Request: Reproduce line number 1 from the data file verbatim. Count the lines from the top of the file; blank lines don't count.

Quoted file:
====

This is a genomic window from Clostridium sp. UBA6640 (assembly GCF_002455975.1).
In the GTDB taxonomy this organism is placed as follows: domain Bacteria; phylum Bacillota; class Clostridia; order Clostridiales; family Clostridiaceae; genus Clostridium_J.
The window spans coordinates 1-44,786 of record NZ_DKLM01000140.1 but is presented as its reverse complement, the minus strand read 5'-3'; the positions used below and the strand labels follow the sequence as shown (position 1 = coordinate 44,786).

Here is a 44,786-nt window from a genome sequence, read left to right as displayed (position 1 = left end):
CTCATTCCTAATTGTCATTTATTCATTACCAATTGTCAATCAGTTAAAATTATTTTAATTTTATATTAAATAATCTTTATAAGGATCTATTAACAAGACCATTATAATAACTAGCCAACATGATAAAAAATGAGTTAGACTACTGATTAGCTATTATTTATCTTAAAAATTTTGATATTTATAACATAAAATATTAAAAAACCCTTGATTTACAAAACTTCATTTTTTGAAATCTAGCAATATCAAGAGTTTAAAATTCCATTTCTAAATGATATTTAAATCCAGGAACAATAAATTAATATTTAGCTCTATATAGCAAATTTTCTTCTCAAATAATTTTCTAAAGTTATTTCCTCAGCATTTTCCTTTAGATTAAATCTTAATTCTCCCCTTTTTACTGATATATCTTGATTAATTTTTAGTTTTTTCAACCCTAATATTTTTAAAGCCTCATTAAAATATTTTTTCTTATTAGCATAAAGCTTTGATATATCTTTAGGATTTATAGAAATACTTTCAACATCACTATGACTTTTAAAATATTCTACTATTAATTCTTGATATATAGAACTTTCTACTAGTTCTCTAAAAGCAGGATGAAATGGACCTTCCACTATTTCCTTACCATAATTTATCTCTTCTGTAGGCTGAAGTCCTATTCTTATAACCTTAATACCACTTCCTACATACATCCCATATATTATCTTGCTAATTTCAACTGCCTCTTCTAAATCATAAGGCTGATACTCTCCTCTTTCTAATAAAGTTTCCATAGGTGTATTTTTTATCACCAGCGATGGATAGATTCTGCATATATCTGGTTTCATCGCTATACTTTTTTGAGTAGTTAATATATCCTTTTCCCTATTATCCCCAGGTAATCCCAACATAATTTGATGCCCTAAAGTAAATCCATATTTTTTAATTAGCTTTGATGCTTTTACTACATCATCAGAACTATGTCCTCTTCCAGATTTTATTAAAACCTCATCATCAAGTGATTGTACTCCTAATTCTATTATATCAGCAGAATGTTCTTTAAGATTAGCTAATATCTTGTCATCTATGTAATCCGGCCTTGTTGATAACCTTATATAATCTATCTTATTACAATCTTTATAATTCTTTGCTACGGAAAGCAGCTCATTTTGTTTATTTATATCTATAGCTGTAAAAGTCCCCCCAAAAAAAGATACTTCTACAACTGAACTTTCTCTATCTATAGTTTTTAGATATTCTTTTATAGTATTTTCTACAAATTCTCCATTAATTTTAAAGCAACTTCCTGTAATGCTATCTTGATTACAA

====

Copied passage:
This is a genomic window from Clostridium sp. UBA6640 (assembly GCF_002455975.1).